The proposed EMQbased model 1 is intended to address the effect of discontinuous multidelivery policy on the EMQ model with machine breakdown and rework failures. For this reason, sensitivity analyses of variations in the fixed transportation cost and their effects on the expected system cost E[TCU(\(t_{1}^{*}\))] and on the production run time \(t_{1}^{*}\) are carried out.
The results indicate that, as the fixed transportation costs K _{1} (or the ratio of K _{1}/K) increase, the production run time \(t_{1}^{*}\) increases significantly (as illustrated in Fig. 7) along with the expected system cost E[TCU(\(t_{1}^{*}\))] (see Fig. 8).
Numerical demonstration of proposed EMQ model 2
This subsection provides a numerical example to explain the proposed producer–retailer integrated EMQ model 2. First, we assume an extra parameterunit holding cost on the retailer’s side h _{2} = $1.50. By applying Eqs. (45) and (46), we obtain that \(t_{{1{\text{U}}}}^{*}\) = 0.2848 and \(t_{{1{\text{L}}}}^{*}\) = 0.1951, respectively. Then, we use them to test for the convexity of the system cost E[TCU(\(t_{1}^{*}\))] (Theorem 3) and find that \(t_{{1{\text{U}}}}^{*}\) < π(\(t_{{1{\text{U}}}}^{*}\)) = 2.5894 and \(t_{{1{\text{L}}}}^{*}\) < π(\(t_{{1{\text{L}}}}^{*}\)) = 2.4511. Hence, the system cost function [TCU(t _{1})] is convex.
Once the convexity of [TCU(t _{1})] is proven, we apply the proposed recursive algorithm (Theorem 4) to search for the optimal run time \(t_{1}^{*}\) over the interval [\(t_{{1{\text{L}}}}^{*}\), \(t_{{1{\text{U}}}}^{*}\)]. By substituting \(t_{{1{\text{U}}}}^{*}\) and \(t_{{1{\text{L}}}}^{*}\) in Eq. (36), we obtain the initial values of E[TCU(\(t_{{1{\text{U}}}}^{*}\))] = $11,642.46 and E[TCU(\(t_{{1{\text{L}}}}^{*}\))] = $11,481.07. Then, by further applying the algorithm (as provided at the end of “Model 1: Description, modeling, and solution process” section), we find that \(t_{1}^{*}\) = 0.2051 years and E[TCU(\(t_{1}^{*}\))] = $11,477.27. The stepbystep iterative results are shown in Table 2.
A further analysis on the behavior of the system costs E[TCU(t _{1})] related to the production run time t _{1} is depicted in Fig. 9. It shows that, by simply applying the result derived from the second EMQ model, the management of such a producer–retailer integrated system can help realize cost savings of $359.00 (or 3.13 % over the total system costs) as compared to the result from the EMQ model 1.
The purpose of the proposed EMQbased model 2 is to explore the optimal run time \(t_{1}^{*}\) for a producer–retailer integrated EMQ model and to study the effect of the retailer’s holding costs on the replenishment decision. For this reason, sensitivity analyses of variations in h _{2} (or the ratio of h _{2}/h) and their effects on \(t_{1}^{*}\) and the expected system cost E[TCU(\(t_{1}^{*}\))] are performed (see Figs. 10, 11).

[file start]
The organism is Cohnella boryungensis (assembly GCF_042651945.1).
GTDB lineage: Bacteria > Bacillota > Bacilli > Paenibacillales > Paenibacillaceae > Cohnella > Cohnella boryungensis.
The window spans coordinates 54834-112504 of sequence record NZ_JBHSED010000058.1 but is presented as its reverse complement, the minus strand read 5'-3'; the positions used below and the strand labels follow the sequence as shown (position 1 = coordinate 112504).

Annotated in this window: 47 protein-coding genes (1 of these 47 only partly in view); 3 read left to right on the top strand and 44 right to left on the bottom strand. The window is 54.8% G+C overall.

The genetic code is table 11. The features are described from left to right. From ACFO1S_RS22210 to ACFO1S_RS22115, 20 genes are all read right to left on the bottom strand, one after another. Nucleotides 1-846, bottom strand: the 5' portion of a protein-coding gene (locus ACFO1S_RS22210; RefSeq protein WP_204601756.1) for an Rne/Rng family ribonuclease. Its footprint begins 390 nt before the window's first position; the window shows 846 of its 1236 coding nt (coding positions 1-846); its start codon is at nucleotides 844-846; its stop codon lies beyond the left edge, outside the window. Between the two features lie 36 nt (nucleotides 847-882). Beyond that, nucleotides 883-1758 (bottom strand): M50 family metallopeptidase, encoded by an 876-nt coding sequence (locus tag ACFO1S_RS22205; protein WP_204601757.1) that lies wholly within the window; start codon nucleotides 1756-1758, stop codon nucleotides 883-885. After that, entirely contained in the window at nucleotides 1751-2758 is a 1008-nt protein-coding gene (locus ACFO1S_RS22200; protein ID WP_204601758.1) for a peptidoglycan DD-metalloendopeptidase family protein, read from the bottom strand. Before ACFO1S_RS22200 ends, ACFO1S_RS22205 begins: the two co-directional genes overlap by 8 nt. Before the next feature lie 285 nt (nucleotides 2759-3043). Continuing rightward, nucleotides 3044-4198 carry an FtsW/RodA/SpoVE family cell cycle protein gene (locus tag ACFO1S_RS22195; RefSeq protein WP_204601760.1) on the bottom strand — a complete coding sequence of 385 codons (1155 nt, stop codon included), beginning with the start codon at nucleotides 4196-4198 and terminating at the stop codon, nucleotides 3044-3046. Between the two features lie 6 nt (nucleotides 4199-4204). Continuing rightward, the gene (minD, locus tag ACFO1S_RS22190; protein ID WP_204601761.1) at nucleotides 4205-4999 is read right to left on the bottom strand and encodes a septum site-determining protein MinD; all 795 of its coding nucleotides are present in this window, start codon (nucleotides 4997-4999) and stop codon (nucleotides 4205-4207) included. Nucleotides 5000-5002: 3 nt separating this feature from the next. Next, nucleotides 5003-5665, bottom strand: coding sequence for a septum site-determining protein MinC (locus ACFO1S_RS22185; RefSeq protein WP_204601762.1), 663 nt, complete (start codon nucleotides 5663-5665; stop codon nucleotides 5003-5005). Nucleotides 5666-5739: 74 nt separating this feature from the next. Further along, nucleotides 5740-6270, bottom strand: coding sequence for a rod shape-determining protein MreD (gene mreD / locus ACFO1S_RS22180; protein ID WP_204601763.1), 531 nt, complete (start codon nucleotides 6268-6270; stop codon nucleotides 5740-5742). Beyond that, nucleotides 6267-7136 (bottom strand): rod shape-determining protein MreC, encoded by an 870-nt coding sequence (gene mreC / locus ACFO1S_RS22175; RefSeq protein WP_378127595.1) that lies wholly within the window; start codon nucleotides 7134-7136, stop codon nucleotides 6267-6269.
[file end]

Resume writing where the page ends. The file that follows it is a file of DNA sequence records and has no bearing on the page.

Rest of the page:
The figures show that, as the retailer’s holding costs h _{2} (or the ratio of h _{2}/h) increase, the optimal production run time \(t_{1}^{*}\) decreases and the expected cost E[TCU(\(t_{1}^{*}\))] increases. For management of the producer–retailer integrated system, the results of these sensitivity analyses can provide helpful information during the decisionmaking process, by offering insights into the effects of various inventoryholding costs in different retail stores.
Conclusions
In this study, two extended EMQbased models with a discontinuous product issuing policy, random machine breakdown, and rework failures are developed. Various real conditions in the production process, endproduct delivery, and intrasupply chains such as a producer–retailer integrated scheme are examined. With the aid of mathematical modeling and optimization techniques, we derive the optimal replenishment run time decision and reveal various important factors for the system parameters of the studied models (refer to Figs. 6, 7, 8, 9, 10, 11 as examples).
The obtained results can help production planners determine the optimal production run time in an intrasupply chain situations where finished products are distributed to companies’ own retail stores or regional sales offices and stocked there for sale. An interesting area for future study would be the effect of variable production rates on these models.
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Authors’ contributions
All authors have contributed to the manuscript equally. All authors read and approved the final manuscript.
Acknowledgements
SWC, SWC, YSPC and TWL would like to express their gratefulness to National Science Council (NSC) of Taiwan for sponsor of this study (Grant Number: NSC 1022410H324005).
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Chiu, S.W., Chen, S., Chiu, Y.P. et al. Producer–retailer integrated EMQ system with machine breakdown, rework failures, and a discontinuous inventory issuing policy. SpringerPlus 5, 339 (2016). https://doi.org/10.1186/s4006401619804
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Keywords
 Manufacturing
 Producer–retailer integrated system
 Economic manufacturing quantity
 Breakdown
 Discontinuous issuing policy
 Rework failures
 Optimization